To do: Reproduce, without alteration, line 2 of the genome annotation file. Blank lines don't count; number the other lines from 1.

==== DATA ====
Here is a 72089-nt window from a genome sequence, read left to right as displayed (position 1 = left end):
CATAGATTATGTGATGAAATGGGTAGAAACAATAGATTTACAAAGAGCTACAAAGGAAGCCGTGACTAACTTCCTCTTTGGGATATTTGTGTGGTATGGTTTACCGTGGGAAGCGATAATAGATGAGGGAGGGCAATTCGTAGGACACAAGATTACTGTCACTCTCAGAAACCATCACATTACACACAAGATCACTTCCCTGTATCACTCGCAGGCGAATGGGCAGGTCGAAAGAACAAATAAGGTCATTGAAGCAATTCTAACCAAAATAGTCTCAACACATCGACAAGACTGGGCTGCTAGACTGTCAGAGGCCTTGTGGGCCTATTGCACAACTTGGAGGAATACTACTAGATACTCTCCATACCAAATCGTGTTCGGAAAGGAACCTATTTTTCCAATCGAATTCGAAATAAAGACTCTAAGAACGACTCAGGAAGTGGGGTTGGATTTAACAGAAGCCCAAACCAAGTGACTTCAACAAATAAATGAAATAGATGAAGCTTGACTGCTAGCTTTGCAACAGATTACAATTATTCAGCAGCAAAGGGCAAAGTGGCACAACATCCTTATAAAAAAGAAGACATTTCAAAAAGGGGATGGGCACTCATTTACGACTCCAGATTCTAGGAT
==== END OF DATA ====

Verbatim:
CATAGATTATGTGATGAAATGGGTAGAAACAATAGATTTACAAAGAGCTACAAAGGAAGCCGTGACTAACTTCCTCTTTGGGATATTTGTGTGGTATGGTTTACCGTGGGAAGCGATAATAGATGAGGGAGGGCAATTCGTAGGACACAAGATTACTGTCACTCTCAGAAACCATCACATTACACACAAGATCACTTCCCTGTATCACTCGCAGGCGAATGGGCAGGTCGAAAGAACAAATAAGGTCATTGAAGCAATTCTAACCAAAATAGTCTCAACACATCGACAAGACTGGGCTGCTAGACTGTCAGAGGCCTTGTGGGCCTATTGCACAACTTGGAGGAATACTACTAGATACTCTCCATACCAAATCGTGTTCGGAAAGGAACCTATTTTTCCAATCGAATTCGAAATAAAGACTCTAAGAACGACTCAGGAAGTGGGGTTGGATTTAACAGAAGCCCAAACCAAGTGACTTCAACAAATAAATGAAATAGATGAAGCTTGACTGCTAGCTTTGCAACAGATTACAATTATTCAGCAGCAAAGGGCAAAGTGGCACAACATCCTTATAAAAAAGAAGACATTTCAAAAAGGGGATGGGCACTCATTTACGACTCCAGATTCTAGGAT